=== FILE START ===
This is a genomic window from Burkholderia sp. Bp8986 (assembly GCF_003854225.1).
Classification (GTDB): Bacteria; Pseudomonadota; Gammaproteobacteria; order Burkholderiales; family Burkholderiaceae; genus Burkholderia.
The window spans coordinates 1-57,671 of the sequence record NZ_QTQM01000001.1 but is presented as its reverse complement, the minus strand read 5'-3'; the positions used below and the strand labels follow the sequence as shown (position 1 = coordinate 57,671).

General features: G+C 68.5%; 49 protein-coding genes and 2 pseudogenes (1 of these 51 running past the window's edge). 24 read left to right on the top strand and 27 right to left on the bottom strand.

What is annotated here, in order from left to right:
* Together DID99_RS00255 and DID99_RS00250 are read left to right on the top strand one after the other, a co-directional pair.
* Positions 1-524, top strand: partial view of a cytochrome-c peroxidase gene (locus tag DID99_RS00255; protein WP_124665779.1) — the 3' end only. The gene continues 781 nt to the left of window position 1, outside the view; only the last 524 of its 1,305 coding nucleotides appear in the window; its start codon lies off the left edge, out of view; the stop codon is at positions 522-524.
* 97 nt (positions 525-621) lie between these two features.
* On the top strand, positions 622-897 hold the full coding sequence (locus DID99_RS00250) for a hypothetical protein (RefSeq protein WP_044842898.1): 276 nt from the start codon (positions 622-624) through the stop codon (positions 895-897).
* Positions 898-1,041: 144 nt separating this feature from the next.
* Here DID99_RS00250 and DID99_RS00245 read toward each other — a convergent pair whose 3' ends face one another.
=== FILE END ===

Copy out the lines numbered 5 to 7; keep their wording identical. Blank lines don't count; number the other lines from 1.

What is annotated here, in order from left to right:
* Together DID99_RS00255 and DID99_RS00250 are read left to right on the top strand one after the other, a co-directional pair.
* Positions 1-524, top strand: partial view of a cytochrome-c peroxidase gene (locus tag DID99_RS00255; protein WP_124665779.1) — the 3' end only. The gene continues 781 nt to the left of window position 1, outside the view; only the last 524 of its 1,305 coding nucleotides appear in the window; its start codon lies off the left edge, out of view; the stop codon is at positions 522-524.